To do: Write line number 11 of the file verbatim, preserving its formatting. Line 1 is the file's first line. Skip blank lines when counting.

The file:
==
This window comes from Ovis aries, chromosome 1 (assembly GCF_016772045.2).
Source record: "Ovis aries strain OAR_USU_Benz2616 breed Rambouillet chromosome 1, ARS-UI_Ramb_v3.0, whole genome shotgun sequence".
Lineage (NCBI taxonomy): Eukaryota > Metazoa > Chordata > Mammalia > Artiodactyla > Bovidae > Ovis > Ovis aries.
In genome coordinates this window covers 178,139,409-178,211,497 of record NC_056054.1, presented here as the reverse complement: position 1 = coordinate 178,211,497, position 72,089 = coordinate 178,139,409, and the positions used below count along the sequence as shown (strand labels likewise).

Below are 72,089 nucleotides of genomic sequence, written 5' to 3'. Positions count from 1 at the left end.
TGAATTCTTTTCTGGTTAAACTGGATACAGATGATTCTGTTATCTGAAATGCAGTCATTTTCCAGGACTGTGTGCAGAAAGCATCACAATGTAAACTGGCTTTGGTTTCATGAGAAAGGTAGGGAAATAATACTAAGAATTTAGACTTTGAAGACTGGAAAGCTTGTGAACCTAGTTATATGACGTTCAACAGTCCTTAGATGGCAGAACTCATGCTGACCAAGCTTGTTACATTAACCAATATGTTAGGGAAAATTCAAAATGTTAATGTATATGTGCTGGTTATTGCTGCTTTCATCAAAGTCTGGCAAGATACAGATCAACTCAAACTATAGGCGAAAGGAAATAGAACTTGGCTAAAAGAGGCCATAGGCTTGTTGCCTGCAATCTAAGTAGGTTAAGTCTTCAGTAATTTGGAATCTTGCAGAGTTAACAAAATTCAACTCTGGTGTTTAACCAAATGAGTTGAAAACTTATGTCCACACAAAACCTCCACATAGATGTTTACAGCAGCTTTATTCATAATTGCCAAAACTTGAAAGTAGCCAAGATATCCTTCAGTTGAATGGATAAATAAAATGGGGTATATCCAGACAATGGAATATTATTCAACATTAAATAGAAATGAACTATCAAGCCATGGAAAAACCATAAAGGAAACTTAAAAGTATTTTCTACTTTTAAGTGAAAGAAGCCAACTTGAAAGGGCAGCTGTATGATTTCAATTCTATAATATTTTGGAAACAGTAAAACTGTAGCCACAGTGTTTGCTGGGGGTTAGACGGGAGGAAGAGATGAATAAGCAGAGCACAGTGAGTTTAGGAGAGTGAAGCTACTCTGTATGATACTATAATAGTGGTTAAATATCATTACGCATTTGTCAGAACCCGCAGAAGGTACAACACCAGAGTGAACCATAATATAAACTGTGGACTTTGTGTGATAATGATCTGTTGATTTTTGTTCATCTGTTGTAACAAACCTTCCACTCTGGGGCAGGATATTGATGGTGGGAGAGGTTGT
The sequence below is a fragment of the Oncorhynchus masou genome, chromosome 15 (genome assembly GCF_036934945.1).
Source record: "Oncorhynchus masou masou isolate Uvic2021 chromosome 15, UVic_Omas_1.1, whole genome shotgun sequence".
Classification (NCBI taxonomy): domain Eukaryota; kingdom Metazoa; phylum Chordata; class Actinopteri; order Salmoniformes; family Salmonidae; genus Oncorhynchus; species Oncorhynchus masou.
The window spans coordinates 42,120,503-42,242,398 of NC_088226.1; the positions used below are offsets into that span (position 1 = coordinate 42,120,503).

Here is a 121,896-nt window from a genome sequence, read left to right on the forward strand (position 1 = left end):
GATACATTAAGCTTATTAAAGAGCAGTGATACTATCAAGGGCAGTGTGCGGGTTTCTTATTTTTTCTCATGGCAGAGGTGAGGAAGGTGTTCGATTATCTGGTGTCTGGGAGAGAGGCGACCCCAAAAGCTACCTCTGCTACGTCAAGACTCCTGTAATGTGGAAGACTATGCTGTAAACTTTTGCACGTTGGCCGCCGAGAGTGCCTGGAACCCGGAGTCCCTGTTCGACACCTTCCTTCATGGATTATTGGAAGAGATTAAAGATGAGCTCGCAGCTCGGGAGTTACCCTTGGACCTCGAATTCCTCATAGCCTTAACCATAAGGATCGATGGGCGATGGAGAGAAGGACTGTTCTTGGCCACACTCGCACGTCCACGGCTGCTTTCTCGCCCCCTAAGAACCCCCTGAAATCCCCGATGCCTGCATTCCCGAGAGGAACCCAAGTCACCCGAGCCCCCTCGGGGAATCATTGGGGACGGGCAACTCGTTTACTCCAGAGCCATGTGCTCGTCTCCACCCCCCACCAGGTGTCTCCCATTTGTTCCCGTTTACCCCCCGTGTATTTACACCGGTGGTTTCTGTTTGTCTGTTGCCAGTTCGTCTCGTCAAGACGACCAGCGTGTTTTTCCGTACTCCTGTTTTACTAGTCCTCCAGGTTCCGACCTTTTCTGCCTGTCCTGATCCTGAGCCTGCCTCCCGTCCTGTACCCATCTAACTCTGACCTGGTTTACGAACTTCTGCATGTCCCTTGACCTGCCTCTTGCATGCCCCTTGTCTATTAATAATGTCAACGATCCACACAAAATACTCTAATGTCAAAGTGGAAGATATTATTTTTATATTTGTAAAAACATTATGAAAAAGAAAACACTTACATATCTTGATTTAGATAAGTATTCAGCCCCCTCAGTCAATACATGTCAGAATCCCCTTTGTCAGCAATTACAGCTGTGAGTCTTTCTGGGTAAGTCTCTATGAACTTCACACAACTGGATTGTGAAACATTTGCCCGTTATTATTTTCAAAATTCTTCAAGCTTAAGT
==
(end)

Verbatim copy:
Here is a 121,896-nt window from a genome sequence, read left to right on the forward strand (position 1 = left end):